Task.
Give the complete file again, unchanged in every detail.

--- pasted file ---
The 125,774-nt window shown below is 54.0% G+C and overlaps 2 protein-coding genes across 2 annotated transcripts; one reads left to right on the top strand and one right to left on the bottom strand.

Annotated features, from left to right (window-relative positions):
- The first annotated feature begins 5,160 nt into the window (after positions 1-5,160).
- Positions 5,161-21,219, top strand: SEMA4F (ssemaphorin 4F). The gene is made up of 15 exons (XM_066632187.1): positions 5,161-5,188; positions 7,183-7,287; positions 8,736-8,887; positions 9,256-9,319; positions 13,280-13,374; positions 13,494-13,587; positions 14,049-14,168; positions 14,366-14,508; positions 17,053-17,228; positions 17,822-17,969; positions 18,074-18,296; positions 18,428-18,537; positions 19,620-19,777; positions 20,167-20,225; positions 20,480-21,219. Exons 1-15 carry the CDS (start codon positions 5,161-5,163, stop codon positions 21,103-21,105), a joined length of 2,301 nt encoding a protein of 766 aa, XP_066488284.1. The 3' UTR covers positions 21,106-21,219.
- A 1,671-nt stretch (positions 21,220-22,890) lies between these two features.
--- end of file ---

The 125,774-nt window shown below is 54.0% G+C and overlaps 2 protein-coding genes across 2 annotated transcripts; one reads left to right on the top strand and one right to left on the bottom strand.

Annotated features, from left to right (window-relative positions):
- The first annotated feature begins 5,160 nt into the window (after positions 1-5,160).
- Positions 5,161-21,219, top strand: SEMA4F (ssemaphorin 4F). The gene is made up of 15 exons (XM_066632187.1): positions 5,161-5,188; positions 7,183-7,287; positions 8,736-8,887; positions 9,256-9,319; positions 13,280-13,374; positions 13,494-13,587; positions 14,049-14,168; positions 14,366-14,508; positions 17,053-17,228; positions 17,822-17,969; positions 18,074-18,296; positions 18,428-18,537; positions 19,620-19,777; positions 20,167-20,225; positions 20,480-21,219. Exons 1-15 carry the CDS (start codon positions 5,161-5,163, stop codon positions 21,103-21,105), a joined length of 2,301 nt encoding a protein of 766 aa, XP_066488284.1. The 3' UTR covers positions 21,106-21,219.
- A 1,671-nt stretch (positions 21,220-22,890) lies between these two features.